It’s because of your generous support that the SSF is able to award grants to talented investigators, like Dr. Sivils and Dr. Lessard, who bring novel approaches to Sjögren’s research. The SSF is currently focused on many research initiatives including: Research Grants, Clinical Practice GuidelinesClinical Trials Consortium and our 5-Year Breakthrough GoalWe hope you will consider donating to the SSF Research Program and help us transform the future of Sjögren’s for all patients and their families. 

Click here to read the full press release from OMRF

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Topics: Sjogren's, Advocacy, Research

Headaches and Sjögren’s

Posted on Thu, Aug 31, 2017

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Sjögren’s is a systemic autoimmune disease often characterized by dryness of the eyes and mouth and accompanied by chronic fatigue and musculoskeletal pain. Over half of Sjögren’s patients experience systemic symptoms, some of which can involve the nervous system. One of the most common symptoms involving the nervous system is headache. Headaches are a common complaint in healthy people who do not have an autoimmune disease. Some of the most common types of headaches include tension type headaches, migraines (with and without aura), and cluster headaches. Headaches are common in Sjögren’s, estimated to occur in roughly 50 to 75% of patients.

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Many Sjögren’s patients may wonder whether or not their underlying autoimmune disease is causing the headaches. Although the answer to this question is largely unknown, some research comparing Sjögren’s patients with healthy controls show that tension-type headaches and migraine headaches, the most common headache subtypes found in Sjögren’s, are more common in those with Sjögren’s than in the general population. Other data demonstrate headaches are more severe in those with Sjögren’s than in those of the general population with depression as a significant influence on headache severity.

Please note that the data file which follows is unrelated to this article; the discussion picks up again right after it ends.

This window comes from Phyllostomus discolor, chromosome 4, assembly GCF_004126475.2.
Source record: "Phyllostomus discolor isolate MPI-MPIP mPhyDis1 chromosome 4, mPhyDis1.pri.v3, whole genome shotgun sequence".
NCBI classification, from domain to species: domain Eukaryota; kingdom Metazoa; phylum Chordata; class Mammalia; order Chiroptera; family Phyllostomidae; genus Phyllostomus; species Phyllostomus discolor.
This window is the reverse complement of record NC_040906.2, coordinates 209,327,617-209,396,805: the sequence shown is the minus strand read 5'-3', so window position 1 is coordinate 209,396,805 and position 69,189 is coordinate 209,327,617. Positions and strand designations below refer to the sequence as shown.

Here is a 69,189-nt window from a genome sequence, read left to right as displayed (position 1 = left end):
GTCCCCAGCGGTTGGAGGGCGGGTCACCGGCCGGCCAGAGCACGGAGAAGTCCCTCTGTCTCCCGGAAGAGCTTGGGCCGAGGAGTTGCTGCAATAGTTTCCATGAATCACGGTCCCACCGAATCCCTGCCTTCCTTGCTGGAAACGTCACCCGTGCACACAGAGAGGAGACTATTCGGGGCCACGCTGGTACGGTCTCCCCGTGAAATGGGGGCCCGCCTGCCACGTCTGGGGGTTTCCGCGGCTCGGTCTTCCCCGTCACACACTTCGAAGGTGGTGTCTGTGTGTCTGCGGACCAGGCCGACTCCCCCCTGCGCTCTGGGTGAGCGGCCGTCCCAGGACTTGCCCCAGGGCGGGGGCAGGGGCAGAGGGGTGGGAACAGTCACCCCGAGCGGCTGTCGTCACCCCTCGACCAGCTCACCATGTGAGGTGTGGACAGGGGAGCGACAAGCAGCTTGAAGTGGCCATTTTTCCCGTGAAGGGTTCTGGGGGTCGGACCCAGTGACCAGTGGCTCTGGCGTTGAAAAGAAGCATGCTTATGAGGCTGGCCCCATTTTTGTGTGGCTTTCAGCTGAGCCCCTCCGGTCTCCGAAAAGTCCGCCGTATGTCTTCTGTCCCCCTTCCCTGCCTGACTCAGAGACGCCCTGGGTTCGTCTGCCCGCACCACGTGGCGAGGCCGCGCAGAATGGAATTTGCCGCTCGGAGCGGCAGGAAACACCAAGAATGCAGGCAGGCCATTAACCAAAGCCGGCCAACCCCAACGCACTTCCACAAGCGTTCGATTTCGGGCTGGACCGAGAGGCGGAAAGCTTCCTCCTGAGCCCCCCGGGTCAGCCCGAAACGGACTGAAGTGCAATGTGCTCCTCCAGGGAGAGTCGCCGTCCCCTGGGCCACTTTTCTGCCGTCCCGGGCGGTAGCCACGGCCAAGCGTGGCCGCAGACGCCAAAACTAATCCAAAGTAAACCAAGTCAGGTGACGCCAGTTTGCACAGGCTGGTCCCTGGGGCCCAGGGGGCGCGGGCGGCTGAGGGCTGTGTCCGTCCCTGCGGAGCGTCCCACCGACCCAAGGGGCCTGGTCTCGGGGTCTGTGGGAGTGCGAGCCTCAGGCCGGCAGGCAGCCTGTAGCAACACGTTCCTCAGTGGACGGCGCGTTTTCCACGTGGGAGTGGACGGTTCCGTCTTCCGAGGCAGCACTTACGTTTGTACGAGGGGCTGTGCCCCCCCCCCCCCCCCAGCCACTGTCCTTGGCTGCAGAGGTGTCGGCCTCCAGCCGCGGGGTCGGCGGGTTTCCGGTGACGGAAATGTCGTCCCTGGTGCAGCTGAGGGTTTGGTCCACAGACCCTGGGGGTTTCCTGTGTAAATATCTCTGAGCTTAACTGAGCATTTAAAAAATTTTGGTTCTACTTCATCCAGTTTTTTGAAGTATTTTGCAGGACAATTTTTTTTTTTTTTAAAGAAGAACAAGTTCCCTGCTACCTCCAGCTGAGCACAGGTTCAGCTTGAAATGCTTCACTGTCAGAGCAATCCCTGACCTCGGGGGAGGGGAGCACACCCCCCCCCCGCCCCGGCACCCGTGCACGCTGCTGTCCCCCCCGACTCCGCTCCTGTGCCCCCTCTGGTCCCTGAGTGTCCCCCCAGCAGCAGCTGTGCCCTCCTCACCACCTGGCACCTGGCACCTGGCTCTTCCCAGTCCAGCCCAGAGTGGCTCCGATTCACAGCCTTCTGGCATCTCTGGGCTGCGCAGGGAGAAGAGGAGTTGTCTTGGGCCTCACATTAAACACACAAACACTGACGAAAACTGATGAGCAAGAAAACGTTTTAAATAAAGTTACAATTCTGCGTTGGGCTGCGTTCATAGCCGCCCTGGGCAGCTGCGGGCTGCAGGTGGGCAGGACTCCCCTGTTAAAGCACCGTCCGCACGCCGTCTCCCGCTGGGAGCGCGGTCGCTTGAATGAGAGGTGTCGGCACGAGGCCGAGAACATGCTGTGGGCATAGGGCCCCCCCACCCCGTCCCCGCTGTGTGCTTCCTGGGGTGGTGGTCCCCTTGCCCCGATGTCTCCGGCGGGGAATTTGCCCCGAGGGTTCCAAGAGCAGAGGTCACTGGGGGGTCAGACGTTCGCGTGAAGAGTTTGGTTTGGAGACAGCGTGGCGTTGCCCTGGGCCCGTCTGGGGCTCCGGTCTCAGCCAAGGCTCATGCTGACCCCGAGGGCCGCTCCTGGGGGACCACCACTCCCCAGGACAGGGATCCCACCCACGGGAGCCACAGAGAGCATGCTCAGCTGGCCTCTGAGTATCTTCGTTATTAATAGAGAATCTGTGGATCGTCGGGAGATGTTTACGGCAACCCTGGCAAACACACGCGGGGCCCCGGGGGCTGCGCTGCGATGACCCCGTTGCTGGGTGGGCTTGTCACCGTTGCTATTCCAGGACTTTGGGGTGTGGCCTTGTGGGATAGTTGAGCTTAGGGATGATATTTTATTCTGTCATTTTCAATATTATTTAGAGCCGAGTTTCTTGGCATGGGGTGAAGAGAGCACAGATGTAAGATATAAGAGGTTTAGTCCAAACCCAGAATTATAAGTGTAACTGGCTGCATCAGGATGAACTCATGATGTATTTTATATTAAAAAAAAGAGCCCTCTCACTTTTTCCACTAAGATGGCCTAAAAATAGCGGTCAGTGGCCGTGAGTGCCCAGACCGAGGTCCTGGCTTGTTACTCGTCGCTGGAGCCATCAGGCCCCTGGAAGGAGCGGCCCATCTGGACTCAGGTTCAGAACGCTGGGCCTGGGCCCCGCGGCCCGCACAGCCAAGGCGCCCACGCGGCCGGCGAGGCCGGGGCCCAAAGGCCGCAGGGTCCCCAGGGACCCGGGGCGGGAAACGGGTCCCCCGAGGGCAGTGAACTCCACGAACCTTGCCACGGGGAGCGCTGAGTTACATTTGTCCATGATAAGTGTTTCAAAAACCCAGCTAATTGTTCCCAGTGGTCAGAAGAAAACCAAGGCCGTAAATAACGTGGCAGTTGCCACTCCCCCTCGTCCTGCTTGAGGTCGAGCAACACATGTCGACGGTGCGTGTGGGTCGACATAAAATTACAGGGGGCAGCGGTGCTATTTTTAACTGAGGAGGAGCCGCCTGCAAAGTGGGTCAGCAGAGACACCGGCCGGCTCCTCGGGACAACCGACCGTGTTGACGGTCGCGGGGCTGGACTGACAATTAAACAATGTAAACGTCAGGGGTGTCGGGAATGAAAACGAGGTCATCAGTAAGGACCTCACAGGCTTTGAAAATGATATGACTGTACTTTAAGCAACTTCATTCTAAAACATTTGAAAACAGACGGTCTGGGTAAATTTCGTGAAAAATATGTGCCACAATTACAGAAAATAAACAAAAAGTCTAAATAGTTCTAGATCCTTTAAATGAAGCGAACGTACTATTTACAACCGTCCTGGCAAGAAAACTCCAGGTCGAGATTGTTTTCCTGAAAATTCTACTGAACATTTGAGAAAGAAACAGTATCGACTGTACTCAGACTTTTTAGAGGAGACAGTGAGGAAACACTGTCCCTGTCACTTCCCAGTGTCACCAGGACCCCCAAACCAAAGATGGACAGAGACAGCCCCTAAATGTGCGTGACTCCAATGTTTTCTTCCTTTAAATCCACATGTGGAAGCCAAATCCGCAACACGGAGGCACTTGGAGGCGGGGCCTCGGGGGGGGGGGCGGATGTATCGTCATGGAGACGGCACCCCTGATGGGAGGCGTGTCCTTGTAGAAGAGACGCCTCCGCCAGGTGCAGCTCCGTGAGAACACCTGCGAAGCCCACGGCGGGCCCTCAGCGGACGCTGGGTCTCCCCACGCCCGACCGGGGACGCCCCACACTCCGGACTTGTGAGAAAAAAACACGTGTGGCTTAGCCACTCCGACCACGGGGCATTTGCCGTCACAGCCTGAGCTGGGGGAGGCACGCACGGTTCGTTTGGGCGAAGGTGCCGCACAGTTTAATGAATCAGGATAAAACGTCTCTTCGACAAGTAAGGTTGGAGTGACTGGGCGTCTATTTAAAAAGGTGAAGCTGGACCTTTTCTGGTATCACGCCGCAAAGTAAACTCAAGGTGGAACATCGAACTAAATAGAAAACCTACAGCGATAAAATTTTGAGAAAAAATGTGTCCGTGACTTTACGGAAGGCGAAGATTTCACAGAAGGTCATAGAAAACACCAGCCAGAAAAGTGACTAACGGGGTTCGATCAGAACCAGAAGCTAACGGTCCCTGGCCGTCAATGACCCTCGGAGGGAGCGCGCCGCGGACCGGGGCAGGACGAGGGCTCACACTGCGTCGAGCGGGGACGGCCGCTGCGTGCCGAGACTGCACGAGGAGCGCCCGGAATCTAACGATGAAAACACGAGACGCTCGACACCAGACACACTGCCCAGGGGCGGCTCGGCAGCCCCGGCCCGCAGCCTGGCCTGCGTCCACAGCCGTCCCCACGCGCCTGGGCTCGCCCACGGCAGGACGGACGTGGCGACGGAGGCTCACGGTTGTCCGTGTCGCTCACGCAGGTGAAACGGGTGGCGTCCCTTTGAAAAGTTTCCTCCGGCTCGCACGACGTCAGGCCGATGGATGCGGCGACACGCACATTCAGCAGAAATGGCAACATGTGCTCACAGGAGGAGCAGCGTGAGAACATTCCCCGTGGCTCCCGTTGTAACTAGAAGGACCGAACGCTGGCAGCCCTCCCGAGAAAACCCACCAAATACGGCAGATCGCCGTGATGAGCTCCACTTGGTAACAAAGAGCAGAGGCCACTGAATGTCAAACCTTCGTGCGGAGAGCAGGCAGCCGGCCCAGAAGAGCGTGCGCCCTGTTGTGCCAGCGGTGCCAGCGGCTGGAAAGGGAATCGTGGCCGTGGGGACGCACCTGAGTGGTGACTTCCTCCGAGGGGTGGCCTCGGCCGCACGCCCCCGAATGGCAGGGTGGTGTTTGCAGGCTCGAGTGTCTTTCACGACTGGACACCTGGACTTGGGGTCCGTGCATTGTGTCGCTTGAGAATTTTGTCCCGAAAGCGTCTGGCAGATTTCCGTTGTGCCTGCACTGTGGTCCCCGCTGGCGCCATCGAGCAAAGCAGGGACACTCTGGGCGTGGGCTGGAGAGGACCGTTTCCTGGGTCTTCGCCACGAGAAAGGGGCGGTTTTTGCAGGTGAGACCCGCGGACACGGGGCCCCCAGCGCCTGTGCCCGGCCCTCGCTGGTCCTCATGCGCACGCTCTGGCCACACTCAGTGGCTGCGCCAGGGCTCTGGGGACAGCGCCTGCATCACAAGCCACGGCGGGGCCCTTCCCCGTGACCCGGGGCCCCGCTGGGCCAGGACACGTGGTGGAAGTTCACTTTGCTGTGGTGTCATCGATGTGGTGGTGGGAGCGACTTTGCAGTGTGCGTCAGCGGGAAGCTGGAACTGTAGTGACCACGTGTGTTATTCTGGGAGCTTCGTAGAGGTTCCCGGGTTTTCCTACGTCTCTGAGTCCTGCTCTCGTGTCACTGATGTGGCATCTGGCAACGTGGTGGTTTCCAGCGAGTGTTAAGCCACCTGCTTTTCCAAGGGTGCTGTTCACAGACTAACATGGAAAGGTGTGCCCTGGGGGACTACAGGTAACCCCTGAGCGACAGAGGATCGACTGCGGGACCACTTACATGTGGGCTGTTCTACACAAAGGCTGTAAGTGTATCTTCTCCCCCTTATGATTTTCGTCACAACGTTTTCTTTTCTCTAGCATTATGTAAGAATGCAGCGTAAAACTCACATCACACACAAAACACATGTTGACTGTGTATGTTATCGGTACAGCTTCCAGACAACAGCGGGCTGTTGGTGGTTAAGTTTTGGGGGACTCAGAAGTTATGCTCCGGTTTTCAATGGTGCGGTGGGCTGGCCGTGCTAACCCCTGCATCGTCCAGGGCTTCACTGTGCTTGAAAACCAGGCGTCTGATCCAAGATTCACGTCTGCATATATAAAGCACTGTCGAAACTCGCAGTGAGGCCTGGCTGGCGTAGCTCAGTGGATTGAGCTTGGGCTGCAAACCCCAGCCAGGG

Sjögren’s patients may also develop a rare and particularly severe type of headache caused by inflammation of the outer lining of the brain (the leptomeninges) called aseptic meningitis. Although meningitis in general is typically caused by infectious agents like viruses and bacteria, in aseptic meningitis, the inflammation is not caused by infection but rather by other causes such as a reaction to a medication or autoimmune activity. In addition to headaches, aseptic meningitis may also be associated with fever, neck stiffness, and other neurologic symptoms such as double vision. 

In general, treatment for routine headaches is the same in those with Sjögren’s as it is for anyone else including medications such as acetaminophen or ibuprofen. Treatment for aseptic meningitis may also involve glucocorticoids such as prednisone. For those Sjögren’s who suffer from headaches, it is important to discuss this symptom with the primary care practitioner and rheumatologist to see if further evaluation is warranted.

This information was first printed in The Moisture Seekers, SSF's patient  
newsletter for members. 

Click Here to Receive our Newsletter  by Becoming an SSF Member